This is indicated in Bacterial & viral skin infections, wound healing, chronic dermatitis, acne vulgaris

Therapeutic Class

Herbal and Nutraceuticals


Neem has been used in the Ayurvedic tradition for thousands of years for maintaining health and overall well-being. The roots, bark, gum, leaves, fruit, seed and seed oil are all used in therapeutic preparations for both internal and topical use. All parts of the neem tree have been used traditionally for the treatment of inflammation, infections, fever, skin diseases and dental disorders.


Neem seed oil: Triterpenes & tetranortriterpenes (limonoid and protolimonoids of the gedunin group).

Neem bark: A paraffin alcohol-sugiol, oxyphenol nimbiol, nimbosterol nimbolin A ad nimbolin B.

Neem leave: It’s mainly yield the flavanoid quercetin and nimbosterol as well as a number of limonoids. Quercetin, a polyphenolic flavonoid, is known to have antibacterial and antifungal properties.

Neem is used ayurvedic medicine for skin diseases, leprosy, inflammation, infections, fever, and purification of blood. It is also used antiseptic, astringent, anthelmintic. Neem is mentioned in most Ayurvedic formulations for the treatment of skin disorders, because of its detoxifying properties. The growth of acne- causing bacteria such as propionibacterium acnes (P. acnes) and staphylococcus epidermidis is also inhibited by Neem.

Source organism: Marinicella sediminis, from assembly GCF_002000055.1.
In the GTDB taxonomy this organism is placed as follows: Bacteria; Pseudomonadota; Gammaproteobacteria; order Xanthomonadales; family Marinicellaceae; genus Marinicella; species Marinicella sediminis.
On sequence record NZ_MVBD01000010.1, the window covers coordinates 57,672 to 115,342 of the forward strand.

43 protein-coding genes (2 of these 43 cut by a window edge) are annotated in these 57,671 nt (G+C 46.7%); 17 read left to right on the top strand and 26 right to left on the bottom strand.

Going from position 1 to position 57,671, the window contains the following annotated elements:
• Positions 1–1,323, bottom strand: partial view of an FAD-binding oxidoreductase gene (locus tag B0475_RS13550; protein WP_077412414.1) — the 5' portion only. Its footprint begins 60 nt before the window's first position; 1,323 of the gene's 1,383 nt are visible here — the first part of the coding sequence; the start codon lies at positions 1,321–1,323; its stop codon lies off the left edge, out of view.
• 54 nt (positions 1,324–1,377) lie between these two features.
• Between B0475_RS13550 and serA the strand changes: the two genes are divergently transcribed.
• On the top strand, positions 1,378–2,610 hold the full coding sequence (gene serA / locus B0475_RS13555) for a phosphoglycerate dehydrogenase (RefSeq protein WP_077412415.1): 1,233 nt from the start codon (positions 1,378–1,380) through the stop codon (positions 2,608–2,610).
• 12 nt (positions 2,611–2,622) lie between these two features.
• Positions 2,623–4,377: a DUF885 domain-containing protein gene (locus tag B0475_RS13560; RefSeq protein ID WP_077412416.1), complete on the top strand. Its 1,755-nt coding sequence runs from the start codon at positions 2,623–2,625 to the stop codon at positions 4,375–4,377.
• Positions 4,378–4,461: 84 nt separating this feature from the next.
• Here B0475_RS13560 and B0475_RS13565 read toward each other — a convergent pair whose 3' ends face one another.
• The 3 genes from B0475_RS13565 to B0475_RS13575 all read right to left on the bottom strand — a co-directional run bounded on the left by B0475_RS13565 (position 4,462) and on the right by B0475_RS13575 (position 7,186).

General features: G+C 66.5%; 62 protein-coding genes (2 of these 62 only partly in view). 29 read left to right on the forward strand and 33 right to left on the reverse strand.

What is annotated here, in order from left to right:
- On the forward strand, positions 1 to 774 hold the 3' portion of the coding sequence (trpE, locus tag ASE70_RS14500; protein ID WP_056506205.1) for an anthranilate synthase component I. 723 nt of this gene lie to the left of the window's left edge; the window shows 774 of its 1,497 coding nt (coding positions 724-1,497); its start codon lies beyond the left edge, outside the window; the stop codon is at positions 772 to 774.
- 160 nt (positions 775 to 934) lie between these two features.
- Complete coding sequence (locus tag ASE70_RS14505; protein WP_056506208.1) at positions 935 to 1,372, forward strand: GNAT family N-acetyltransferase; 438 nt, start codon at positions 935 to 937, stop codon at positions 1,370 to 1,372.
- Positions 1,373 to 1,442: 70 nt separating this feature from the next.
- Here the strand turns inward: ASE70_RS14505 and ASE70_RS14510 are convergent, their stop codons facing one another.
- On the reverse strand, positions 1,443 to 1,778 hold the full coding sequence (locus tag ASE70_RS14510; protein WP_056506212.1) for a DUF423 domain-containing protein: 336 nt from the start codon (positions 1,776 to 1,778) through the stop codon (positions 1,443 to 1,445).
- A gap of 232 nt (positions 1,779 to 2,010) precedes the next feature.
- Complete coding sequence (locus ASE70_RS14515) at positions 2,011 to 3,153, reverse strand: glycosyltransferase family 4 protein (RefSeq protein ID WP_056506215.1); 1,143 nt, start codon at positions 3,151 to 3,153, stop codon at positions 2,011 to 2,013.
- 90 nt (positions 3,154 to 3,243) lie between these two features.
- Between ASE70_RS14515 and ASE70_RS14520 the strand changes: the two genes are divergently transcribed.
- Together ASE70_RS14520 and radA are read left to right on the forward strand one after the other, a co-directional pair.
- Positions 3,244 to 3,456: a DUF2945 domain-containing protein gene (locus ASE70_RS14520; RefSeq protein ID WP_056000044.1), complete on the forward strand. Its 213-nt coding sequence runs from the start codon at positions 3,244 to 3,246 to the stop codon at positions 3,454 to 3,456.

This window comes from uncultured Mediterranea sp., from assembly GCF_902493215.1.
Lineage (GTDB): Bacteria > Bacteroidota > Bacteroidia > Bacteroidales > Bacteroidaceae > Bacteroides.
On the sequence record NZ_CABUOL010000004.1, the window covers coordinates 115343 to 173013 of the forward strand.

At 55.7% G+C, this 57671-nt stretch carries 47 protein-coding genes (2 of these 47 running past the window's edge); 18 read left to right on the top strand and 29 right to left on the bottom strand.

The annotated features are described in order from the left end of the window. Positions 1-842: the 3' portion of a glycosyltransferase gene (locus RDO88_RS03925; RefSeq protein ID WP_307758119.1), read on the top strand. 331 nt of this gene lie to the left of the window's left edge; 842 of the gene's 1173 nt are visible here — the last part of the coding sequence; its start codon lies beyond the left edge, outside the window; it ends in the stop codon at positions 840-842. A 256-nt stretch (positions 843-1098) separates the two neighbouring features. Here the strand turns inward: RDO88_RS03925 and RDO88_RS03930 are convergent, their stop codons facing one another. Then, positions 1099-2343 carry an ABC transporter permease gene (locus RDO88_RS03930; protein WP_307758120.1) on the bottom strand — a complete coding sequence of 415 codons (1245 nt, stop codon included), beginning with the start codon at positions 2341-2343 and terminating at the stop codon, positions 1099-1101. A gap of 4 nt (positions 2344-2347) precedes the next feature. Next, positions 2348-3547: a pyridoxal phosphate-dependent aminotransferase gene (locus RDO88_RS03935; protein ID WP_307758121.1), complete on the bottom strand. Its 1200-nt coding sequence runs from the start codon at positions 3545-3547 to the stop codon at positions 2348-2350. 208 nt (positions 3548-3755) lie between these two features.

Dosage & Administration

1-2 tablets, twice daily or as prescribed by the physician.


There is no absolute contraindication.

Side Effects

There is no significant side effect associated with the use of Neem in the above mentioned therapeutic doses.

Pregnancy & Lactation

Not recommended for use during pregnancy. There is no sufficient information for use in lactation.

Storage Conditions

Keep all medicines out of reach of children. Store in a cool and dry place, protected from light.

Available Brand Names